I almost never did homework or memorize whatever had to be memorized for the next day of school. I just couldn’t justify spending those few hours I had left on even more stuff I did not want to do.

When I found my liberty in college, hundreds of kilometers away from my parents, it’s like something clicked. I suddenly became incapable of doing work that I found meaningless.

Failing classes became acceptable, quitting jobs was something I did with little remorse if I felt I wasn’t helping anyone with the work I was assigned, and bureaucracy became a disease I had to avoid at all costs.

I still washed the dishes though. Cleaning and other “chores” never felt meaningless for some reason.

# The first wood thing I did

… was a chess board and piece set. With magnets inside them. Where the pieces look nothing like ordinary chess pieces.

chess board, first iteration
chess board, first iteration

I was trying to get the pieces to snap into place in a satisfying way, and make sure the game stays that way when kids or dogs inevitably bump the table where the board sits.

You know how Magnus Carlsen always adjusts his pieces so meticulously before a game? Well I have half of that obsession as well so I wanted to avoid doing that.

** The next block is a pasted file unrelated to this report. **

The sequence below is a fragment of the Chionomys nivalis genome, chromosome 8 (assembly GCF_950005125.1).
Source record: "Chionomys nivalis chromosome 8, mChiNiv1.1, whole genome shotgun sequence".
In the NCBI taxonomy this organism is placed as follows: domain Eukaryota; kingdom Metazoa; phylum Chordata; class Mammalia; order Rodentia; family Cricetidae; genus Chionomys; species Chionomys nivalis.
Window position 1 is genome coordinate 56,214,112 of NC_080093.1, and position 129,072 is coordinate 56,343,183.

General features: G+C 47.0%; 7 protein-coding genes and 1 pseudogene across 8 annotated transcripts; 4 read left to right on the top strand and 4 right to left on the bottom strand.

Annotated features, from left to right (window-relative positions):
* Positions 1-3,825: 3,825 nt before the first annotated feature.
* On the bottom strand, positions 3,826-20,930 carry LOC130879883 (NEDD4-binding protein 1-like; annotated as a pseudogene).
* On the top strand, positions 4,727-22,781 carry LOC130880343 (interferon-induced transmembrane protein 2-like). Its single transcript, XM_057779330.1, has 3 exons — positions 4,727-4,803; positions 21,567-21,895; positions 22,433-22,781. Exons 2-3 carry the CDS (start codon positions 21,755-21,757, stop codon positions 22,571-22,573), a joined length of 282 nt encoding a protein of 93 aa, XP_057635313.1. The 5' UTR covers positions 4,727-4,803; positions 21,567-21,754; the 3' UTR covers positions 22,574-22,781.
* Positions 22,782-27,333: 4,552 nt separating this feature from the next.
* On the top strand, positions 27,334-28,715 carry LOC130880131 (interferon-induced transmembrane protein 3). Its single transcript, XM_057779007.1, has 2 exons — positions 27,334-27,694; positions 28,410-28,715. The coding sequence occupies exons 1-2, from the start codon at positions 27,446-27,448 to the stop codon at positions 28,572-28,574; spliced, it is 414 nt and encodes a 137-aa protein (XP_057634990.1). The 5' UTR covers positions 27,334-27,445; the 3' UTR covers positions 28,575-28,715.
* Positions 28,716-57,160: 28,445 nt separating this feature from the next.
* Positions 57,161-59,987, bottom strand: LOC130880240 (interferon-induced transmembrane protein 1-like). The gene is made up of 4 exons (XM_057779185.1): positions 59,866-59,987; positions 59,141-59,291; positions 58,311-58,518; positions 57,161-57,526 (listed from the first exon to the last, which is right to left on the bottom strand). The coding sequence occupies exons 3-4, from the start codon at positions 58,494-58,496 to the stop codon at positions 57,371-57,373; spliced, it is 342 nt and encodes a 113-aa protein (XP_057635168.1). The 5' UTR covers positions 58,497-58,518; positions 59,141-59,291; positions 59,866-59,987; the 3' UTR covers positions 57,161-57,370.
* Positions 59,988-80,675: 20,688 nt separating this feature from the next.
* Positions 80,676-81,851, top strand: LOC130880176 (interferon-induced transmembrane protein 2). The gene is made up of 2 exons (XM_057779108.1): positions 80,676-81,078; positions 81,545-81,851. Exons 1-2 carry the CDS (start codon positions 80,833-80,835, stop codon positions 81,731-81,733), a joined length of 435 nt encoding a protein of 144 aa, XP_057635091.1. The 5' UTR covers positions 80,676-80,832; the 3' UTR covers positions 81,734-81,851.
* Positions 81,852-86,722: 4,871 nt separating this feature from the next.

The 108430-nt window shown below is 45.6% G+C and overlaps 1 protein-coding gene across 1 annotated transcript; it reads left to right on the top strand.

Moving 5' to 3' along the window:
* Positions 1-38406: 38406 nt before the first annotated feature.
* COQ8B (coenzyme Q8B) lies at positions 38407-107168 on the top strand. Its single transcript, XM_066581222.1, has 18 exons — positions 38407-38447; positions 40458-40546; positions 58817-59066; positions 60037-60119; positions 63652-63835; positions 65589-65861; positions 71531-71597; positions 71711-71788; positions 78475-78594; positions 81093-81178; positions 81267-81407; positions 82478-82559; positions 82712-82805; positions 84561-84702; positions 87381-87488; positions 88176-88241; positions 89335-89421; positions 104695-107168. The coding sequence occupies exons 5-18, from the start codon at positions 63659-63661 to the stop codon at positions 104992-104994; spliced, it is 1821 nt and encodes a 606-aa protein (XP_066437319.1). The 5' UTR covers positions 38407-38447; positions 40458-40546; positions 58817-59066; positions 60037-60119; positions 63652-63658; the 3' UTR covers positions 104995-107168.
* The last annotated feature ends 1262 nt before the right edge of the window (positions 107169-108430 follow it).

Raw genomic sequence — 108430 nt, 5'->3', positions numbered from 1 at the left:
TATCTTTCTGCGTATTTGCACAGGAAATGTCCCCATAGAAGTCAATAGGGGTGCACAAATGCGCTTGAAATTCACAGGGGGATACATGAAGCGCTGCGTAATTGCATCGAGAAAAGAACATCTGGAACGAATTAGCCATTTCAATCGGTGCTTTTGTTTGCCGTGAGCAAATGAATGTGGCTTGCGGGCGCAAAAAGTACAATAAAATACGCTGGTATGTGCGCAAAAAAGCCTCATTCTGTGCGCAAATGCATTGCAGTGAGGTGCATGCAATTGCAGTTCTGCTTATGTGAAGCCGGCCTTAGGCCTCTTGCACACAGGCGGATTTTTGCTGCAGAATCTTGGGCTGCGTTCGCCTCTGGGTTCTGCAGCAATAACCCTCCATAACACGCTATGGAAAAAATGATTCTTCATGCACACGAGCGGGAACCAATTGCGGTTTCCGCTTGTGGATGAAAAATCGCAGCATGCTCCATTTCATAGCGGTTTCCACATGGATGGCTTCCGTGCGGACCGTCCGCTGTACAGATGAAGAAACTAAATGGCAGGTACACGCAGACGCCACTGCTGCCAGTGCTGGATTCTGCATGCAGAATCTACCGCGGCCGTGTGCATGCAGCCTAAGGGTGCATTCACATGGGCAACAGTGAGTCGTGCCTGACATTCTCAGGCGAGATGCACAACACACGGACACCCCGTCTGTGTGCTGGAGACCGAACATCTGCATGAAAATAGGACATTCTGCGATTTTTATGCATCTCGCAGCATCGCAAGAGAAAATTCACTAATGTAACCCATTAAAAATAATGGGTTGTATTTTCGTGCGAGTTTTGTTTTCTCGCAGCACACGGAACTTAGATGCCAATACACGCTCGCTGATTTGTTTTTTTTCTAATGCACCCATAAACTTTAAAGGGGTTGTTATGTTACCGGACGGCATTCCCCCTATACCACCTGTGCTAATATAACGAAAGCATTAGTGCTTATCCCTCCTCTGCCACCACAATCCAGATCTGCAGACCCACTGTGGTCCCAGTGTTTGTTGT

Magnus Carlsen adjusting his pieces before a game
pawn snapping into its square because of the magnet inside

# How it was done

I started with a cheap but hefty pine board which I rounded with a lot of sandpaper. Then I asked my wife to help me colour in the darker squares because I’m pretty bad at colouring inside the edges (both literally and figuratively). We used some wood floor markers for that and the colour seems to be holding well.

Most chess board builds you see on YouTube are done by gluing squares of different wood species with alternating colors, but I had neither the skill nor the tools to do that.

Then I drilled holes for the super strong neodymium magnets from the underside of the board, having to get really close to the top side without passing through. I failed on two squares, but some wood putty took care of that.

sculpting chess pieces with my dremel on the balcony
sculpting chess pieces with my dremel on the balcony

I spent a few sunny days on the balcony sculpting the pieces with a badly sharpened knife and my Dremel. This was quite satisfying, there’s something really nice about seeing a non-descript rectangle take the shape of a little horse in your hands. I mean knight, but in Romanian that piece is called “horse”, and I really don’t see any knight there.

chess board, start to finish
chess board, start to finish

Regarding the design, I got some inspiration after seeing these modernist chess sets, which not only looked beautiful in my eyes, but also had these geometric shapes that didn’t need that much sculpting to replicate. I found ready-to-buy spheres and cubes of wood at a craft shop around me (which took care of pawns and rooks), and the rest were carved out of rectangles and cones of wood.